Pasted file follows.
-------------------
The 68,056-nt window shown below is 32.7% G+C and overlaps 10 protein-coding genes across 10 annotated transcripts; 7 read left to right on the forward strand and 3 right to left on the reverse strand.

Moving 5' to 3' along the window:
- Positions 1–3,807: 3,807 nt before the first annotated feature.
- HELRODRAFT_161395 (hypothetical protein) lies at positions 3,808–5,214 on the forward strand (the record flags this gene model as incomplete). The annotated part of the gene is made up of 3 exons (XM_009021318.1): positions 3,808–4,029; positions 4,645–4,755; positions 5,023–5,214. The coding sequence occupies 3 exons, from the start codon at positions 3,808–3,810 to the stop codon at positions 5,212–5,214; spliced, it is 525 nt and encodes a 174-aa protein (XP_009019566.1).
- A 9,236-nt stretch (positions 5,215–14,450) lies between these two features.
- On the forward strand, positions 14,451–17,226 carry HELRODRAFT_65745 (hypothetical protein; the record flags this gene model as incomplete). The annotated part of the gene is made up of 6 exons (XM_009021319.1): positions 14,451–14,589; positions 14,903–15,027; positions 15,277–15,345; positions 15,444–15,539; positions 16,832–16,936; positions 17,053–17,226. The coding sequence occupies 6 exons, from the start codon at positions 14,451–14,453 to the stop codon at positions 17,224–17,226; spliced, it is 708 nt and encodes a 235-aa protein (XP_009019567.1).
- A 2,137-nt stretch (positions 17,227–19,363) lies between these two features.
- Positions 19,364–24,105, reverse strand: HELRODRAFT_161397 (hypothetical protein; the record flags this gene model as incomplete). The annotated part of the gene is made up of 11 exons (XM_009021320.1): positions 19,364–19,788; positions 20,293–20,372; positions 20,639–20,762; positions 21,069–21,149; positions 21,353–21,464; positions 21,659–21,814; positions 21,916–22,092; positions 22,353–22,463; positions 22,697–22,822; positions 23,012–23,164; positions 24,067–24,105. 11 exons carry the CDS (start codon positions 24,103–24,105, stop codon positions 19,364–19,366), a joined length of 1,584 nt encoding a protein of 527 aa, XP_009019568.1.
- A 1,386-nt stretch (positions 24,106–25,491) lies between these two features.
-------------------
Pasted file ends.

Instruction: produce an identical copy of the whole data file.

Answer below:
The 68,056-nt window shown below is 32.7% G+C and overlaps 10 protein-coding genes across 10 annotated transcripts; 7 read left to right on the forward strand and 3 right to left on the reverse strand.

Moving 5' to 3' along the window:
- Positions 1–3,807: 3,807 nt before the first annotated feature.
- HELRODRAFT_161395 (hypothetical protein) lies at positions 3,808–5,214 on the forward strand (the record flags this gene model as incomplete). The annotated part of the gene is made up of 3 exons (XM_009021318.1): positions 3,808–4,029; positions 4,645–4,755; positions 5,023–5,214. The coding sequence occupies 3 exons, from the start codon at positions 3,808–3,810 to the stop codon at positions 5,212–5,214; spliced, it is 525 nt and encodes a 174-aa protein (XP_009019566.1).
- A 9,236-nt stretch (positions 5,215–14,450) lies between these two features.
- On the forward strand, positions 14,451–17,226 carry HELRODRAFT_65745 (hypothetical protein; the record flags this gene model as incomplete). The annotated part of the gene is made up of 6 exons (XM_009021319.1): positions 14,451–14,589; positions 14,903–15,027; positions 15,277–15,345; positions 15,444–15,539; positions 16,832–16,936; positions 17,053–17,226. The coding sequence occupies 6 exons, from the start codon at positions 14,451–14,453 to the stop codon at positions 17,224–17,226; spliced, it is 708 nt and encodes a 235-aa protein (XP_009019567.1).
- A 2,137-nt stretch (positions 17,227–19,363) lies between these two features.
- Positions 19,364–24,105, reverse strand: HELRODRAFT_161397 (hypothetical protein; the record flags this gene model as incomplete). The annotated part of the gene is made up of 11 exons (XM_009021320.1): positions 19,364–19,788; positions 20,293–20,372; positions 20,639–20,762; positions 21,069–21,149; positions 21,353–21,464; positions 21,659–21,814; positions 21,916–22,092; positions 22,353–22,463; positions 22,697–22,822; positions 23,012–23,164; positions 24,067–24,105. 11 exons carry the CDS (start codon positions 24,103–24,105, stop codon positions 19,364–19,366), a joined length of 1,584 nt encoding a protein of 527 aa, XP_009019568.1.
- A 1,386-nt stretch (positions 24,106–25,491) lies between these two features.